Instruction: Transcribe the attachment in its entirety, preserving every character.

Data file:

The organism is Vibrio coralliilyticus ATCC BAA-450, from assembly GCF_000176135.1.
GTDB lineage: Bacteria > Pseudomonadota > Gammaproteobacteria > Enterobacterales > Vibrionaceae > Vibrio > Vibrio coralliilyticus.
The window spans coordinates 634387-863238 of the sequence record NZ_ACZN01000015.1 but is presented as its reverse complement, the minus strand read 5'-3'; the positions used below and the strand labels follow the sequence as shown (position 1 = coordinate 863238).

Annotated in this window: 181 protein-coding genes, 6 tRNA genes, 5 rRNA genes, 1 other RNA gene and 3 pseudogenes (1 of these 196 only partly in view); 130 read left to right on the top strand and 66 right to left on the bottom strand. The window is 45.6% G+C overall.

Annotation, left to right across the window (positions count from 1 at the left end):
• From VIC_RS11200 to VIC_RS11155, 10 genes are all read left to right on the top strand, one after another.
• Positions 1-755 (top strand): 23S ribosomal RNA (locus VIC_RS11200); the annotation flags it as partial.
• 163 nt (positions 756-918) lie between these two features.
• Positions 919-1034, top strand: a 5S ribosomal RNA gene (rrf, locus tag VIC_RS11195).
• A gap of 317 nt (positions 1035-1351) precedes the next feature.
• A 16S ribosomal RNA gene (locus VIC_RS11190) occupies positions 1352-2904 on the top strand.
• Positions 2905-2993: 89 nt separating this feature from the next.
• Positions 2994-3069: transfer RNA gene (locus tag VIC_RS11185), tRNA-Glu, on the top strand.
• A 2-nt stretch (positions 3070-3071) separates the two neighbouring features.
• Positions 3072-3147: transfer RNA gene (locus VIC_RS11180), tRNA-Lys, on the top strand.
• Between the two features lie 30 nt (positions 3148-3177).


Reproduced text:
The organism is Vibrio coralliilyticus ATCC BAA-450, from assembly GCF_000176135.1.
GTDB lineage: Bacteria > Pseudomonadota > Gammaproteobacteria > Enterobacterales > Vibrionaceae > Vibrio > Vibrio coralliilyticus.
The window spans coordinates 634387-863238 of the sequence record NZ_ACZN01000015.1 but is presented as its reverse complement, the minus strand read 5'-3'; the positions used below and the strand labels follow the sequence as shown (position 1 = coordinate 863238).

Annotated in this window: 181 protein-coding genes, 6 tRNA genes, 5 rRNA genes, 1 other RNA gene and 3 pseudogenes (1 of these 196 only partly in view); 130 read left to right on the top strand and 66 right to left on the bottom strand. The window is 45.6% G+C overall.

Annotation, left to right across the window (positions count from 1 at the left end):
• From VIC_RS11200 to VIC_RS11155, 10 genes are all read left to right on the top strand, one after another.
• Positions 1-755 (top strand): 23S ribosomal RNA (locus VIC_RS11200); the annotation flags it as partial.
• 163 nt (positions 756-918) lie between these two features.
• Positions 919-1034, top strand: a 5S ribosomal RNA gene (rrf, locus tag VIC_RS11195).
• A gap of 317 nt (positions 1035-1351) precedes the next feature.
• A 16S ribosomal RNA gene (locus VIC_RS11190) occupies positions 1352-2904 on the top strand.
• Positions 2905-2993: 89 nt separating this feature from the next.
• Positions 2994-3069: transfer RNA gene (locus tag VIC_RS11185), tRNA-Glu, on the top strand.
• A 2-nt stretch (positions 3070-3071) separates the two neighbouring features.
• Positions 3072-3147: transfer RNA gene (locus VIC_RS11180), tRNA-Lys, on the top strand.
• Between the two features lie 30 nt (positions 3148-3177).